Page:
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Employers’ Most Common Telecommuting Mistakes

In a time of rising gas prices and advanced communications technology, an increasing number of companies are turning to telecommuting as an affordable way to maximize talent retention and offer employees a desirable perk. Many companies, however, lack the knowledge to implement a successful remote work and telecommuting program.

Capital Associated Industries Inc. (CAI), the largest employers’ association in North Carolina, spoke to telecommuting expert Brandon Dempsey about the most common mistakes employers make when implementing a telecommuting program and managing virtual employees.

According to Dempsey, companies should know that while they likely can implement a telecommuting program with their current infrastructure, sound policies and procedures are critical to any program’s success.

Below are five of the most common mistakes Dempsey said companies make when they implement a remote work and telecommuting program:

1. They lack concrete policies and procedures. Dempsey recommends that companies take the time to lay down the process of telecommuting at their companies, which can vary greatly. Too often, Dempsey said, companies search for policy samples online. He warned there isn’t a one-size-fits-all policy, and taking this approach could lead to legal implications in the future.

2. They over-invest in technology. Companies shouldn’t rush out to buy the latest technology for their remote work and telecommuting program. Instead, Dempsey encouraged businesses to carefully look at the jobs their virtual employees will perform and to buy the technology that makes sense for those jobs. Companies often can use their existing IT infrastructure without buying any new software or hardware.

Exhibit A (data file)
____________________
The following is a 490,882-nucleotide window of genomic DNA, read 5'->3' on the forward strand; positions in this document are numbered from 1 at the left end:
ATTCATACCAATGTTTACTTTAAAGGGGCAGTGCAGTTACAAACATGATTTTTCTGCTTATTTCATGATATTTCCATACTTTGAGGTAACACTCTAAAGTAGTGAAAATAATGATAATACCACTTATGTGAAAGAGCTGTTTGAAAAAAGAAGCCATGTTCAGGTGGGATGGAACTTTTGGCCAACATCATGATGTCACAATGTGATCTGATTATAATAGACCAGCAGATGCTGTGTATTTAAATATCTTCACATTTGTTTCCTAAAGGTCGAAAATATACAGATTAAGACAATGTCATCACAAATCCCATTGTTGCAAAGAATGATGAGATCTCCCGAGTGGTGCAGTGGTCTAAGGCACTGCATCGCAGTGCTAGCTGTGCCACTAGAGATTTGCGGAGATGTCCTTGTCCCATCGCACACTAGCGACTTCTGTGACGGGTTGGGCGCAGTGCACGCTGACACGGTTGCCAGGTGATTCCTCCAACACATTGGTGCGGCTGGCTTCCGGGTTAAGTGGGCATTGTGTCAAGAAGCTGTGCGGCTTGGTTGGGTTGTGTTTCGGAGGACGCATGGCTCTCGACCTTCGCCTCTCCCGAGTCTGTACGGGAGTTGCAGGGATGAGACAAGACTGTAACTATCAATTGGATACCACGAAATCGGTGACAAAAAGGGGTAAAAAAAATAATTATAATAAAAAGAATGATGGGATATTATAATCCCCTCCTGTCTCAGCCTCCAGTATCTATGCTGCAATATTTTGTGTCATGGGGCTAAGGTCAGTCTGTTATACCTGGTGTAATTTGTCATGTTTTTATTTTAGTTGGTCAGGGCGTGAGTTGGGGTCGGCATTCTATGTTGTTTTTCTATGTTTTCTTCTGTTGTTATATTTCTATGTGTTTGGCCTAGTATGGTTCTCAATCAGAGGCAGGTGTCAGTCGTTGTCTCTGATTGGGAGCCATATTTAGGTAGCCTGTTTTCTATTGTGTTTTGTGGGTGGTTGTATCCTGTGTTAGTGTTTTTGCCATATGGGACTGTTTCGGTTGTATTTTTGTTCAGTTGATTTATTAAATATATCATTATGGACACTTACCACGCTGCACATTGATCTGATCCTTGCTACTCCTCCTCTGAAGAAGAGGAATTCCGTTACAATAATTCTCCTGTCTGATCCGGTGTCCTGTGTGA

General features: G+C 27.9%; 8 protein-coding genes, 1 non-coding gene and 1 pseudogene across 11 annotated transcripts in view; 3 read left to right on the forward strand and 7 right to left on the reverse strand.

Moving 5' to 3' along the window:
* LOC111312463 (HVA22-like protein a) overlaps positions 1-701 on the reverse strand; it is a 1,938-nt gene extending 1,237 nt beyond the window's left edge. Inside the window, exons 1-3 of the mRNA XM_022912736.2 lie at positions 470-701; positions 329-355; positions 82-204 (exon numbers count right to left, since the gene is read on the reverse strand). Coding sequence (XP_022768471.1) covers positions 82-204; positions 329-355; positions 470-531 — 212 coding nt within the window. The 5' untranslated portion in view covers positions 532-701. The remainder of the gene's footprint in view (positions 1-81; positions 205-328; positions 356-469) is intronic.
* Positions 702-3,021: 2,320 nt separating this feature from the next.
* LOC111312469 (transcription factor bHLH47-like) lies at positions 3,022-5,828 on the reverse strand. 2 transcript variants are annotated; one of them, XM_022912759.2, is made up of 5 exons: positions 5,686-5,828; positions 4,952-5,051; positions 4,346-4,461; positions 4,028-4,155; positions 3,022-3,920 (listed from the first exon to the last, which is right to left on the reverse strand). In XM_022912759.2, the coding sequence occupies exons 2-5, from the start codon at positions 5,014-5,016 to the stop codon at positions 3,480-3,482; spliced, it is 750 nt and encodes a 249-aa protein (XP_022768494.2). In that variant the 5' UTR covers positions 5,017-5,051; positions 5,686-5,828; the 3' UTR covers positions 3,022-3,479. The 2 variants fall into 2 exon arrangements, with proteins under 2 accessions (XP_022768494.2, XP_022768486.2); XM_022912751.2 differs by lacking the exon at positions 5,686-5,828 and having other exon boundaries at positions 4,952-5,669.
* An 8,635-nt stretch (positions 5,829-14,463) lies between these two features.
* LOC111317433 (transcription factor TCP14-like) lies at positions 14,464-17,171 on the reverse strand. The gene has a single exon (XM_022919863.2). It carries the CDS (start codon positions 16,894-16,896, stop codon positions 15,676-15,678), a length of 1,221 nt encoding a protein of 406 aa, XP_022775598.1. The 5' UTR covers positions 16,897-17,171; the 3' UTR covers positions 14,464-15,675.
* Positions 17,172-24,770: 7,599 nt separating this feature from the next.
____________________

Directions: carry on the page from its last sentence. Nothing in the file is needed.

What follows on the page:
3. They fail to train managers. Managing someone from afar requires a different set of management skills, especially concerning communication timing. Dempsey recommends companies train managers who will be overseeing virtual employees to help them learn the techniques they need to effectively manage at a distance.

4. They miss the implementation strategy. Whenever a company embarks on a remote work and telecommuting program, Dempsey suggests they first explore whether this type of initiative fits their business model. Companies should map out their business drivers and define the goals they want to achieve by implementing a virtual work option before implementing a telecommuting program.

5. They overlook a pilot program. Dempsey recommends companies embarking on a telecommuting program first test the initiative. Instead of allowing 100 staff to telecommute, try a pilot program first and deploy 10 or 15 employees. After all the policies and procedures are in place, then consider taking the initiative far and wide.

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